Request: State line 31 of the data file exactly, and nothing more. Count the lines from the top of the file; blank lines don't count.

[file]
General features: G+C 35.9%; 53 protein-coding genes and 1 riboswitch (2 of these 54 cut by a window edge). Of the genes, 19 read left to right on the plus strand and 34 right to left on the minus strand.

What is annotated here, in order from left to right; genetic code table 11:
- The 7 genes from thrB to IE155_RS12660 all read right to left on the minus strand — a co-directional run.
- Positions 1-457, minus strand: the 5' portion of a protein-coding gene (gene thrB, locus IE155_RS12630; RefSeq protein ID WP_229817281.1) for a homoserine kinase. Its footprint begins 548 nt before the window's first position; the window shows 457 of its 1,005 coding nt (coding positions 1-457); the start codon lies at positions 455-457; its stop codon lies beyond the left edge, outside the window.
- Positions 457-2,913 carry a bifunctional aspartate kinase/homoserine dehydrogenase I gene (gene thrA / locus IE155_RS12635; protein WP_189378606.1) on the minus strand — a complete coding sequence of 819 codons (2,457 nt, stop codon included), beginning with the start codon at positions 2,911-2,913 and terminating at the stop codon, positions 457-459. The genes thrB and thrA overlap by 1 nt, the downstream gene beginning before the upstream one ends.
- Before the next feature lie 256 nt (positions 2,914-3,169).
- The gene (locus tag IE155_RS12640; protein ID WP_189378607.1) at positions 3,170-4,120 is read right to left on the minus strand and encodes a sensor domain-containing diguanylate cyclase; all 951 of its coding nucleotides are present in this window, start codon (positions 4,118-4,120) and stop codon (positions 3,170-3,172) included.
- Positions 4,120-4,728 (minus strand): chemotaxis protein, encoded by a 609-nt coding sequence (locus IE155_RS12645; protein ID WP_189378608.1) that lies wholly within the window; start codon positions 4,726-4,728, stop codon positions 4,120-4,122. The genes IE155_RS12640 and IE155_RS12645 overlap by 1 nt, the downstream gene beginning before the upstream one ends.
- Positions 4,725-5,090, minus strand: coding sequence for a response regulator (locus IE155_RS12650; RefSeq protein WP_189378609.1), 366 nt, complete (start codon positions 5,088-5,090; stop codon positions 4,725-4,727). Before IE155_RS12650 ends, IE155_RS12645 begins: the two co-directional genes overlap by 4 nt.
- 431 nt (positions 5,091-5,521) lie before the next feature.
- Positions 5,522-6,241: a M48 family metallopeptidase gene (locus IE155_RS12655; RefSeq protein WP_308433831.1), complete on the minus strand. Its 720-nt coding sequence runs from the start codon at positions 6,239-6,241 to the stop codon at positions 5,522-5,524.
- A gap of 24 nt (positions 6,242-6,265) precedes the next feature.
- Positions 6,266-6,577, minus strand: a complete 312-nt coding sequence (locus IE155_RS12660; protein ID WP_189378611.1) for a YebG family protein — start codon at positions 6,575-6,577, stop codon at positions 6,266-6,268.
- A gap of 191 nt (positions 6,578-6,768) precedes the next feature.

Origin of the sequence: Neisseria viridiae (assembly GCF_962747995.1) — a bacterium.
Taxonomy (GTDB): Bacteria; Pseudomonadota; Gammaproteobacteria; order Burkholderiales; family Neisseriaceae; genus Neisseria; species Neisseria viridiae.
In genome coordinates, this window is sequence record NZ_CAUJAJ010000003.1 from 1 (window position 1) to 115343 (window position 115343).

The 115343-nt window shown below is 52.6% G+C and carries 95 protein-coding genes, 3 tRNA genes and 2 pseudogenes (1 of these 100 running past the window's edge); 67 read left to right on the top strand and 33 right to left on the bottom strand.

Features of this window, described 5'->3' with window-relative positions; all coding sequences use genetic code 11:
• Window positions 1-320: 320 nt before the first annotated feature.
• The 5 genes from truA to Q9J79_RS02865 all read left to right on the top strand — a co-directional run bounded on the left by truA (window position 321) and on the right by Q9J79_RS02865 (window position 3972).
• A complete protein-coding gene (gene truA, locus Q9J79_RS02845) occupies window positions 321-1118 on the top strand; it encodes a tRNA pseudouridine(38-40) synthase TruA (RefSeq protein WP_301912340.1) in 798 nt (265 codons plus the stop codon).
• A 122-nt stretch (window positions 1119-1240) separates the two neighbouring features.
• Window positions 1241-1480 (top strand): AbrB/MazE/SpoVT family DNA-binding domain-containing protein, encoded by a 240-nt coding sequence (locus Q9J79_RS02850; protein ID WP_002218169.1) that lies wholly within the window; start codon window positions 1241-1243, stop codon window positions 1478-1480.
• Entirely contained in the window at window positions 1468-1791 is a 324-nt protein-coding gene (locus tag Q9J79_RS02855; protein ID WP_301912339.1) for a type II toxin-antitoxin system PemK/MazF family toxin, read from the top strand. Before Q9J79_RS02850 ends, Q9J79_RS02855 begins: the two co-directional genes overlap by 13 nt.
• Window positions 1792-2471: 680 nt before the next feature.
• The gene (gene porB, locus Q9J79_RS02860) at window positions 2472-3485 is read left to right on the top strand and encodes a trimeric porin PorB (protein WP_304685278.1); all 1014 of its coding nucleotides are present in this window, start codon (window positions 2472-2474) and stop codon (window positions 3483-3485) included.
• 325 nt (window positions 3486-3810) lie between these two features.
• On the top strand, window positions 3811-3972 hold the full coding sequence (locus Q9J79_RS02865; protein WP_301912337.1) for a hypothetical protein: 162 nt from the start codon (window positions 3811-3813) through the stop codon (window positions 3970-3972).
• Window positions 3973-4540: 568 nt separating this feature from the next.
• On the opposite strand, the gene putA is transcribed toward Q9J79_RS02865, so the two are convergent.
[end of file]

• On the opposite strand, the gene putA is transcribed toward Q9J79_RS02865, so the two are convergent.